become intellectual and scholarly sterility, is being lessened, so that there is

arising a generation of evangelical scholars trained in the great universities,

competent in their particular intellectual disciplines, yet holding with

enlightened conviction to the faith once delivered to the saints. Not only

that, but these scholars are producing work that compels the respect and

attention of a liberalism that has too long assumed that evangelicalism has

little to offer from a scholarly point of view. Nor is this renaissance of

productive scholarship confined to the Bible and theology. Increasingly,

evangelicals of real competence are expressing themselves in such diverse

fields as philosophy, psychology, education, archaeology, and science.

Admittedly, there is much land yet to be taken. But an important beginning

has been made and evangelicals are producing a growing number of

scholarly books. Moreover evangelical scholarship is becoming increasingly

self-critical. Studies of biblical and theological views long considered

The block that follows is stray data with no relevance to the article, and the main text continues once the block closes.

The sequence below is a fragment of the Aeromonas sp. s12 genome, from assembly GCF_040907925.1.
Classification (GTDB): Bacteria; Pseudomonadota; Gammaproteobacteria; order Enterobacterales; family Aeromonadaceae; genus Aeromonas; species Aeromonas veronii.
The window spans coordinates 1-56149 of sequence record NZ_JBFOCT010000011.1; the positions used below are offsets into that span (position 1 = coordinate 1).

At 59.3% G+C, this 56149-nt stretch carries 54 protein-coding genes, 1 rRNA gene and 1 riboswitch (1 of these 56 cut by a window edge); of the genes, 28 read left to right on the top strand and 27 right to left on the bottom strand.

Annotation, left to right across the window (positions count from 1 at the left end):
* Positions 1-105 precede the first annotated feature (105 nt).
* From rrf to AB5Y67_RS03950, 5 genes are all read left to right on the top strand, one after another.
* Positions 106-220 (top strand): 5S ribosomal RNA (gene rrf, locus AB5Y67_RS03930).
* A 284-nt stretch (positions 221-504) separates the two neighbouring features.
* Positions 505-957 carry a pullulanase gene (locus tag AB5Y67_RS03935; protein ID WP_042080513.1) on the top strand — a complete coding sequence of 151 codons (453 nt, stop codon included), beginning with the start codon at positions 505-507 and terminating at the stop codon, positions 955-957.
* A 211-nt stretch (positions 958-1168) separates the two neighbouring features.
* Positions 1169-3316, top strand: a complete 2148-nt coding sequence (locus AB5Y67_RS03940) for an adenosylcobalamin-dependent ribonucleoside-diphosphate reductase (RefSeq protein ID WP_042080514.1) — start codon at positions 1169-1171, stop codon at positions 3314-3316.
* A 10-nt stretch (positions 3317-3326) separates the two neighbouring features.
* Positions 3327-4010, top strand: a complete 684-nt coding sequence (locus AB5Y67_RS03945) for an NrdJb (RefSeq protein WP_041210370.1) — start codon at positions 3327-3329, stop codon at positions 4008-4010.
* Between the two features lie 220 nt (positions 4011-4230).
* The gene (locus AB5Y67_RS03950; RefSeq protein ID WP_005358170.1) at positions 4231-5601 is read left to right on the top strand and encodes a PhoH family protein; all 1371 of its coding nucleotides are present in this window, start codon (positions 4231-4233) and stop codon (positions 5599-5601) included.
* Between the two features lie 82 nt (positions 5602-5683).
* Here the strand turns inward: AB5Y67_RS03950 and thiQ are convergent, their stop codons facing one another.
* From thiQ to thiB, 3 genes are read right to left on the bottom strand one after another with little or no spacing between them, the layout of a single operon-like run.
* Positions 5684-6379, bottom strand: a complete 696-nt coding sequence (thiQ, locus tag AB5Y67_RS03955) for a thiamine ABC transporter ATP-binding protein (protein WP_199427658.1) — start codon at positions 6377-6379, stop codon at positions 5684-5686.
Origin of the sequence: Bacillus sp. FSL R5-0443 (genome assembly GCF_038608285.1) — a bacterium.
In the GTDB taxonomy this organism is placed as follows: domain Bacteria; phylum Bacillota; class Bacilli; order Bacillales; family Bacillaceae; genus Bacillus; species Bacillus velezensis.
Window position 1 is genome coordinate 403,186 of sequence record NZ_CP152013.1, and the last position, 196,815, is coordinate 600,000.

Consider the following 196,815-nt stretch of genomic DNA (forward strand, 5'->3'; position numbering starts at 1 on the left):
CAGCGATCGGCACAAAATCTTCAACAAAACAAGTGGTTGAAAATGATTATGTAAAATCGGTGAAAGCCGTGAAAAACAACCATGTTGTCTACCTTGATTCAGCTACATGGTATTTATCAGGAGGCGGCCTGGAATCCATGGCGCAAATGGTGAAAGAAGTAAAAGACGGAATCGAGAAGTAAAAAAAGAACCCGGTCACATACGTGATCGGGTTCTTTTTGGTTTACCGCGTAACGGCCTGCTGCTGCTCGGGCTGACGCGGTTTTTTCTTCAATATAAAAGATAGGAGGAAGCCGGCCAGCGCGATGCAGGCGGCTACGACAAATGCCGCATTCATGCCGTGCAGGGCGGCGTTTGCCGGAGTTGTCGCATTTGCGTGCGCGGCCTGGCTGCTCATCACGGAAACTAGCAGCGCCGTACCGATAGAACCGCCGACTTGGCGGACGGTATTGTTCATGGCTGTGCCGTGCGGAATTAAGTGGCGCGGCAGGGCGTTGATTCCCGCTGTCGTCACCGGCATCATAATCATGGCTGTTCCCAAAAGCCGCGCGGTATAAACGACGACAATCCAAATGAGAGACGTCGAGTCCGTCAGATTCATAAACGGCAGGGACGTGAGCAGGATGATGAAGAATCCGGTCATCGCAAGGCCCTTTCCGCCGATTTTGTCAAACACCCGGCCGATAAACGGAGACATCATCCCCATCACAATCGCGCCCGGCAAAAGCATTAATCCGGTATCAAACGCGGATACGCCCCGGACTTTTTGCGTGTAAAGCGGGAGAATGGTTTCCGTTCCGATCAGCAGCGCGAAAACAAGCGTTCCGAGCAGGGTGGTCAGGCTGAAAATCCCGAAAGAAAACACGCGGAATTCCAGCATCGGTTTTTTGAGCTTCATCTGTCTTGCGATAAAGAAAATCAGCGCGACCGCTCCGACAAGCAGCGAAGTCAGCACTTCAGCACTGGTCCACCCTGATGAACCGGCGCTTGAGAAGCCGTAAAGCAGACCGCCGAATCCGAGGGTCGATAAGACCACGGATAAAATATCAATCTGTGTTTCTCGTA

sacrosanct are being made, not in an iconoclastic spirit but with a sincere

desire to arrive at the truth as set forth in the Word of God. One does not

need to agree with all the conclusions of such studies to recognize in their

publication a wholesome symptom of the maturation of evangelical

thought.

5. THE UNIFYING CENTER OF EDUCATION

With this survey of trends, we conclude our conspectus of contemporary

evangelical thought as it relates to education. If the conspectus has shown

us anything, it has revealed the complexity of the tapestry which, in

response to present-day needs and tensions, is being woven upon the

unchanging framework of Christian truth. Movements in education may

come and go. Fashions in the theory and practice of our schooling may

change. But there is One who abides unchanging. With the writer of the

Epistle to the Hebrews, we may say of the variegated designs upon which

we are at work, “they shall all wax old as doth a garment, and as a vesture

shalt thou fold them up, and they shall all be changed: but thou art the

same, and thy years shall not fail.” For the abiding center, the unifying

factor that gives meaning and permanence to our education is now, as

always, “Jesus Christ the same yesterday, and today, and forever.”
 

SCIENCE AND RELIGION -

CARL F. H. HENRY

Certainly there is no need to argue the fact of this cleavage. For it is the

conflict between science and religion which supplies modern life with one

of its most evident tensions. Secular publications allude to the situation

with monotonous regularity. Fortune magazine reports that forty-five per

cent of the younger American scientists of distinction now lean toward